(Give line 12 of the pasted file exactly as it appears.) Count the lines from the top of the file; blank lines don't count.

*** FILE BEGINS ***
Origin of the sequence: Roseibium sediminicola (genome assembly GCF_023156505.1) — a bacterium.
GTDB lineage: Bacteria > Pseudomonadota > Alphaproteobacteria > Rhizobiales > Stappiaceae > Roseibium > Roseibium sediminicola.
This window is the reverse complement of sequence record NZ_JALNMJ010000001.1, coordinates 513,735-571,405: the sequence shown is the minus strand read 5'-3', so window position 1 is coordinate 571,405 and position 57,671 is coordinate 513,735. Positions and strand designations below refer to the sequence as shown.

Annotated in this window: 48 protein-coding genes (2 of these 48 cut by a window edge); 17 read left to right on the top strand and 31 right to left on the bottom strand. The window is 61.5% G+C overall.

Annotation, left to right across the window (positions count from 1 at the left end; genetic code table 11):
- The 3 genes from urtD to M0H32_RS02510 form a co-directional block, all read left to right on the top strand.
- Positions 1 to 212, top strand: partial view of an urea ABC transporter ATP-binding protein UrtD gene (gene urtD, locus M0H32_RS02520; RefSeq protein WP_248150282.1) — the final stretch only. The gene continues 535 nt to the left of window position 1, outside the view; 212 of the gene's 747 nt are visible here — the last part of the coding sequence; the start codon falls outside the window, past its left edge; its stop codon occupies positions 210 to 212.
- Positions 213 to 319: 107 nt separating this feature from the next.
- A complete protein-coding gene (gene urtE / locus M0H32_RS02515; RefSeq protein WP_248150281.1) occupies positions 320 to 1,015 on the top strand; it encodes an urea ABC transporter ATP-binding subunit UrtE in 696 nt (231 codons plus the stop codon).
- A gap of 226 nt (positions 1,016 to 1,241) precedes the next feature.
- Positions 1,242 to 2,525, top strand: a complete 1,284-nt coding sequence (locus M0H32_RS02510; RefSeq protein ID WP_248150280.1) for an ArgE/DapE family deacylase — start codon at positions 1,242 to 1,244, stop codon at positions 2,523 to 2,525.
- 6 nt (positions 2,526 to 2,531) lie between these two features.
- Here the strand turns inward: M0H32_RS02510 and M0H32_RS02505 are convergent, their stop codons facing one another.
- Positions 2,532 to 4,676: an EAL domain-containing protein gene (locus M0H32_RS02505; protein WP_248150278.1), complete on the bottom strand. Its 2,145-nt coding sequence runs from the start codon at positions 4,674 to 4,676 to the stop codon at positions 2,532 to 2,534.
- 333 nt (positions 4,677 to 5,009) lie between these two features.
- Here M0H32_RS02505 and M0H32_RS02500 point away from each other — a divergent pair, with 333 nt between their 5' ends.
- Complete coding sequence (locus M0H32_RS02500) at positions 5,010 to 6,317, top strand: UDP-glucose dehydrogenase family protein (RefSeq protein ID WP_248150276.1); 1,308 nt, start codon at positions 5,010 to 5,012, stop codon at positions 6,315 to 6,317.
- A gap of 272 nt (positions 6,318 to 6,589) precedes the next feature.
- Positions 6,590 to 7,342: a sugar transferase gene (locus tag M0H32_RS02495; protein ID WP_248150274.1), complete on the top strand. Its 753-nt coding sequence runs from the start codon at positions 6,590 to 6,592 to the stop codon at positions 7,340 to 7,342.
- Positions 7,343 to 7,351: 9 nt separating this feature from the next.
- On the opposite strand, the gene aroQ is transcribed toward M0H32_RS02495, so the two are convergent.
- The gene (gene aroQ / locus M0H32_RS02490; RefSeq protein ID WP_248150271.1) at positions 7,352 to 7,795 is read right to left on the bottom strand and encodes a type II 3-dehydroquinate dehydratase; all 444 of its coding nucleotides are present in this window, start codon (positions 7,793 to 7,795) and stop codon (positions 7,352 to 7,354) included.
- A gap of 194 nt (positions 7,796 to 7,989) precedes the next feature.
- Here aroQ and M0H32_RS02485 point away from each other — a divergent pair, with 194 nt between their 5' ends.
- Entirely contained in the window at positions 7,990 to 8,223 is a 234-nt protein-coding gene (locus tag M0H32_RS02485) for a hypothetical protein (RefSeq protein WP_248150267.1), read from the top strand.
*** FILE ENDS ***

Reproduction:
- 6 nt (positions 2,526 to 2,531) lie between these two features.